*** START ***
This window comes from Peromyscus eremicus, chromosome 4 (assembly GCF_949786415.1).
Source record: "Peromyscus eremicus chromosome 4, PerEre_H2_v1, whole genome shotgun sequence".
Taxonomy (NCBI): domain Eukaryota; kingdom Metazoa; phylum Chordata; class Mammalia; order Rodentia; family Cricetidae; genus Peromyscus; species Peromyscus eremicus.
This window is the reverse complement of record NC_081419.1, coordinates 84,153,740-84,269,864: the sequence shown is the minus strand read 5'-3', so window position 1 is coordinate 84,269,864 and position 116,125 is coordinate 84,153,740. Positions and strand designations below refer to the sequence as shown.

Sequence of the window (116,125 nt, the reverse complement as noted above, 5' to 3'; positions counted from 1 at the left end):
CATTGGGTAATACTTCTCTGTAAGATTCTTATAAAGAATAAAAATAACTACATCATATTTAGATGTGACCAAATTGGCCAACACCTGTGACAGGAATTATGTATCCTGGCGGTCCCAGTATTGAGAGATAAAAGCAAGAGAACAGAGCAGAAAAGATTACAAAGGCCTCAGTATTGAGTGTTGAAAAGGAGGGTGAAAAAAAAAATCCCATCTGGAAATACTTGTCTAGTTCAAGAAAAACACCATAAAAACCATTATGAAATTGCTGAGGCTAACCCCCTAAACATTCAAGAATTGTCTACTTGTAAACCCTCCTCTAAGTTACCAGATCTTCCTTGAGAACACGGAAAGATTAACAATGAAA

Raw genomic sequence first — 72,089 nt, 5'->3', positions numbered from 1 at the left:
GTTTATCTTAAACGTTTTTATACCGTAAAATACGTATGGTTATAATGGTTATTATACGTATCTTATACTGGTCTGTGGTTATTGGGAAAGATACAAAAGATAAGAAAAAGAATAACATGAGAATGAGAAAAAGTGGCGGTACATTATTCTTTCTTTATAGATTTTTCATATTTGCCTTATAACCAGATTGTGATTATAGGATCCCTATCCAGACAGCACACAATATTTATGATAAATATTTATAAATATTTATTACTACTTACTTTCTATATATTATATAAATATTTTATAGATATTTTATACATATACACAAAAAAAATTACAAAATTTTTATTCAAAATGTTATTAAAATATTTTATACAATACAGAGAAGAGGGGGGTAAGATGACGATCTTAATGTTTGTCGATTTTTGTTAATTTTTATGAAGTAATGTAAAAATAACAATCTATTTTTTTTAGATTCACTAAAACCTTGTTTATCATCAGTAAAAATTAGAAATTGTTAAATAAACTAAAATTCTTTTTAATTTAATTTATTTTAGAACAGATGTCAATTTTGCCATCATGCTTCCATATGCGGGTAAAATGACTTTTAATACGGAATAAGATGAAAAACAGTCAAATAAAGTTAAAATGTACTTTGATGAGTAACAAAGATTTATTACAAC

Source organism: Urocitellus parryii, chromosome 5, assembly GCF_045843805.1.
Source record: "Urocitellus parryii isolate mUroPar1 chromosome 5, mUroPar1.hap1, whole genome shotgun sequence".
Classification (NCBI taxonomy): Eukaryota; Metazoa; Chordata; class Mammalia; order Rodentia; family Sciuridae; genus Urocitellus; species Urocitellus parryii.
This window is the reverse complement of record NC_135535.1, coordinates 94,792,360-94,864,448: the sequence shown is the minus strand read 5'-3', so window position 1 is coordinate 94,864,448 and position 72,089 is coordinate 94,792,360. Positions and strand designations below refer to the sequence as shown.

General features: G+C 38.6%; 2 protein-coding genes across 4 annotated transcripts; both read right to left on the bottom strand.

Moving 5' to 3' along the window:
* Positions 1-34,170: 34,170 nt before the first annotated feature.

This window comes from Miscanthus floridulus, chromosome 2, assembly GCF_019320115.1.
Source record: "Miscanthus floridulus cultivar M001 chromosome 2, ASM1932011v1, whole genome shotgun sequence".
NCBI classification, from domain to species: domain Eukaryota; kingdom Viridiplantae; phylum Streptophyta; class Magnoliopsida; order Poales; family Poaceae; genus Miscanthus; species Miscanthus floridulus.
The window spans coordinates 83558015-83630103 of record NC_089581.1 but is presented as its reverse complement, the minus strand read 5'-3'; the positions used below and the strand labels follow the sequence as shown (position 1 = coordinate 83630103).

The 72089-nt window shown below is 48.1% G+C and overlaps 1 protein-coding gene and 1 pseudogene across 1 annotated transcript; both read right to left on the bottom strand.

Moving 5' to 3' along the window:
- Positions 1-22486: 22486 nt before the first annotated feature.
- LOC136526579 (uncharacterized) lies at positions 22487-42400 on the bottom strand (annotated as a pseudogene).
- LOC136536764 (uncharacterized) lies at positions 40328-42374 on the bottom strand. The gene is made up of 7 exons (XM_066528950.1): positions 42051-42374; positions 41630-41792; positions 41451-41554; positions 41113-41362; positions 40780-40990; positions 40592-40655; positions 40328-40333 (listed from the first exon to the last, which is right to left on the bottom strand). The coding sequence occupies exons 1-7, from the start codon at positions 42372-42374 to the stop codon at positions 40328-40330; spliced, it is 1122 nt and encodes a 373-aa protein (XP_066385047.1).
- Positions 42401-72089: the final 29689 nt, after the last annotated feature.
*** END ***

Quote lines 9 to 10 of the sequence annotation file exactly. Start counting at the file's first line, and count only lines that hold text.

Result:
Source organism: Urocitellus parryii, chromosome 5, assembly GCF_045843805.1.
Source record: "Urocitellus parryii isolate mUroPar1 chromosome 5, mUroPar1.hap1, whole genome shotgun sequence".